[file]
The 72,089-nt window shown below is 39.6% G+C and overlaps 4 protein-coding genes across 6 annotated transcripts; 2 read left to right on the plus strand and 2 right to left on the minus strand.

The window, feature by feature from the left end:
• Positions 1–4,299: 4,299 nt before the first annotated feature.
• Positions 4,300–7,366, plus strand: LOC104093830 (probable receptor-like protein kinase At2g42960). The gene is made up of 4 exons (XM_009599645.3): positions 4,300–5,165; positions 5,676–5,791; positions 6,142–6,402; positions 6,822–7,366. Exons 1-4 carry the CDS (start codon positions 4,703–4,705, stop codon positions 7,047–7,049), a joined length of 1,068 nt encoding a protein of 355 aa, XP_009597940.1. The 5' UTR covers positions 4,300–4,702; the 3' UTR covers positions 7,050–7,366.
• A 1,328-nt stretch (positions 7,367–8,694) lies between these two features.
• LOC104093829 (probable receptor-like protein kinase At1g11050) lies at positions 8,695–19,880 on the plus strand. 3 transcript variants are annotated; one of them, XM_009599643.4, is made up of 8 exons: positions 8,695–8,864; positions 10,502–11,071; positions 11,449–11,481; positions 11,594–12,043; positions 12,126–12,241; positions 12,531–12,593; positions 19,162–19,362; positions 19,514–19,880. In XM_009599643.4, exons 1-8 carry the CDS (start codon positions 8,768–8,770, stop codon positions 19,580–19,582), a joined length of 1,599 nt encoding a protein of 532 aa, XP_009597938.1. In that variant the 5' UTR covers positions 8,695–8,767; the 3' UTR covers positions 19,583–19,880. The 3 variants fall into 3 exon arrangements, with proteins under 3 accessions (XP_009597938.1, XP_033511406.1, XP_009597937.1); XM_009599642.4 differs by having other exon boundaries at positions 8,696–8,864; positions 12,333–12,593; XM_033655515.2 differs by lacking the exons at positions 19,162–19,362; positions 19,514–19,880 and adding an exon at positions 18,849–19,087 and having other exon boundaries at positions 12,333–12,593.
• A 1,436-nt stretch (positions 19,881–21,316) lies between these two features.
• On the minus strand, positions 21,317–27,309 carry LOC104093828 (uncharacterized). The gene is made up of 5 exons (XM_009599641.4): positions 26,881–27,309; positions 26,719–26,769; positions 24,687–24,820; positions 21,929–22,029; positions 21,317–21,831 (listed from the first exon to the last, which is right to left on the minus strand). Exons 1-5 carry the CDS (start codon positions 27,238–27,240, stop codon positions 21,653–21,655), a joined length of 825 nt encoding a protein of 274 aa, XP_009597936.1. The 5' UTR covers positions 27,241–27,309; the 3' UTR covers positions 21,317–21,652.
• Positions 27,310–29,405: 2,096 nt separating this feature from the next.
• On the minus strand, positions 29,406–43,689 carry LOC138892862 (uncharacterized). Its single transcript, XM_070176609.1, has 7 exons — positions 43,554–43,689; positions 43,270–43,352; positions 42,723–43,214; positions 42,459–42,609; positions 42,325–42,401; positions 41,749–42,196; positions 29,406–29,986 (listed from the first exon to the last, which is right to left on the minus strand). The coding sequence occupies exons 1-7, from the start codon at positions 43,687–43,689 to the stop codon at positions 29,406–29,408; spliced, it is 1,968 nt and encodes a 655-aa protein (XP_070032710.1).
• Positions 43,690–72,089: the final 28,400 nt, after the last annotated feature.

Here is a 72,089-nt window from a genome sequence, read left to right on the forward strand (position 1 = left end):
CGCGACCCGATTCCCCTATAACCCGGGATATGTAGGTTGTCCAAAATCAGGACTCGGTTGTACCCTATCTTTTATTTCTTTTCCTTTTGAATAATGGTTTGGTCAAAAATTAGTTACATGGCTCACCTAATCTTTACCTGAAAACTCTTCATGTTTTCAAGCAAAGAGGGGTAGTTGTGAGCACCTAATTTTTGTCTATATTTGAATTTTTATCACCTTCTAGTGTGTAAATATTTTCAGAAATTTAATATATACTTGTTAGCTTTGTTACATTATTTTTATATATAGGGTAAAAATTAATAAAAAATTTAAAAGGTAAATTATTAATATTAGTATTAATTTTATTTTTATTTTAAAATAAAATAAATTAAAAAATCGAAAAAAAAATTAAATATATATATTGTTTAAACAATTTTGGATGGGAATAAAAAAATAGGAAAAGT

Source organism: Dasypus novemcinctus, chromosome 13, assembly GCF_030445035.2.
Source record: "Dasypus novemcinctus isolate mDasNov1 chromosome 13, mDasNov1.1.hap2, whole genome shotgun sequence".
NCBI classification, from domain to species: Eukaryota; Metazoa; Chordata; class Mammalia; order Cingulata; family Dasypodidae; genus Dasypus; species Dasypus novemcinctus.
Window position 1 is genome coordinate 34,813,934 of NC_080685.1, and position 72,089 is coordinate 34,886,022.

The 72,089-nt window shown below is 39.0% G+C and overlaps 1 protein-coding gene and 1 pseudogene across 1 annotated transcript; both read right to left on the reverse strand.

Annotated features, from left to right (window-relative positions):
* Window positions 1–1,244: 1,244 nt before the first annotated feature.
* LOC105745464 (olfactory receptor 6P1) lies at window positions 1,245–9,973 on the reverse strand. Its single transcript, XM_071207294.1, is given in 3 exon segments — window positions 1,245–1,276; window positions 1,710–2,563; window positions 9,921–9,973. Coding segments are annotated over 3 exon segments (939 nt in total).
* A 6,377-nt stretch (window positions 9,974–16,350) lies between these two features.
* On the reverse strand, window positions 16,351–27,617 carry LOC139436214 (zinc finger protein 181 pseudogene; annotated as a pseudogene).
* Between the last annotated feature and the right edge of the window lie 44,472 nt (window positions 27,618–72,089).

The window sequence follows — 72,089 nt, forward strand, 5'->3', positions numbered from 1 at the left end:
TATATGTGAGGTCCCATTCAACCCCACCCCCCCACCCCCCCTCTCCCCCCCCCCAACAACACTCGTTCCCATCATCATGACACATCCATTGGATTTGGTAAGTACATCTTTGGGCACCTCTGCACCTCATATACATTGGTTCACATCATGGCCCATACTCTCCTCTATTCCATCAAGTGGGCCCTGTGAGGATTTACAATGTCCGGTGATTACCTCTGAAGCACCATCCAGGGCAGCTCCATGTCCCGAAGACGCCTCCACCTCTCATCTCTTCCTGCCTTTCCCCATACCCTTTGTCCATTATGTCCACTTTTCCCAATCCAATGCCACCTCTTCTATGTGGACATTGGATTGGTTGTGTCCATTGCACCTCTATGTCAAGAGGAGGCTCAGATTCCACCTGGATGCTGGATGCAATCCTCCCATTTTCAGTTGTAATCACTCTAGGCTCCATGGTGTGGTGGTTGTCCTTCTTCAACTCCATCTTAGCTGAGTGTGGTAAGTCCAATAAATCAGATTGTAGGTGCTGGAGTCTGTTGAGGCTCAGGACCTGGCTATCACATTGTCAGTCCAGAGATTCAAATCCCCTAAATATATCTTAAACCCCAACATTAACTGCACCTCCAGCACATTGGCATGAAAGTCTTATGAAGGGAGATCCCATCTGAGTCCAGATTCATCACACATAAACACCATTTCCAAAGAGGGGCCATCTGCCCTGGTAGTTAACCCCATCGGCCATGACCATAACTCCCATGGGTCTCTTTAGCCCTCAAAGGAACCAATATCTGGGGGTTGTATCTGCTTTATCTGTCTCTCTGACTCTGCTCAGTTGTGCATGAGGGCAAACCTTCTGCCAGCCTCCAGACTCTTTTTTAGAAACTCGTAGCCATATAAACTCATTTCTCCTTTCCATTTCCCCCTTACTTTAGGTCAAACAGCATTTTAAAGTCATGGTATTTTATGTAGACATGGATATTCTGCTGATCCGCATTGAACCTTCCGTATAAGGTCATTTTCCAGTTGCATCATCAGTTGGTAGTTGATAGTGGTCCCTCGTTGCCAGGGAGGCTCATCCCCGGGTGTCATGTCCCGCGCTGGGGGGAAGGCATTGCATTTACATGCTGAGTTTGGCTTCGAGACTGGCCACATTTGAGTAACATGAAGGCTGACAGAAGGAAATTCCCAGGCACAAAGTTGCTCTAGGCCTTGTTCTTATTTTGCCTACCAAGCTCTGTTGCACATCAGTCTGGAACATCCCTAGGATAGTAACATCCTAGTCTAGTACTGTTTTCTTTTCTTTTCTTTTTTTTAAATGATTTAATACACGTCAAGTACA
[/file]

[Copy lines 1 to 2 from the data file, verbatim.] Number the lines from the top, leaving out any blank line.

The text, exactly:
The 72,089-nt window shown below is 39.6% G+C and overlaps 4 protein-coding genes across 6 annotated transcripts; 2 read left to right on the plus strand and 2 right to left on the minus strand.

The window, feature by feature from the left end: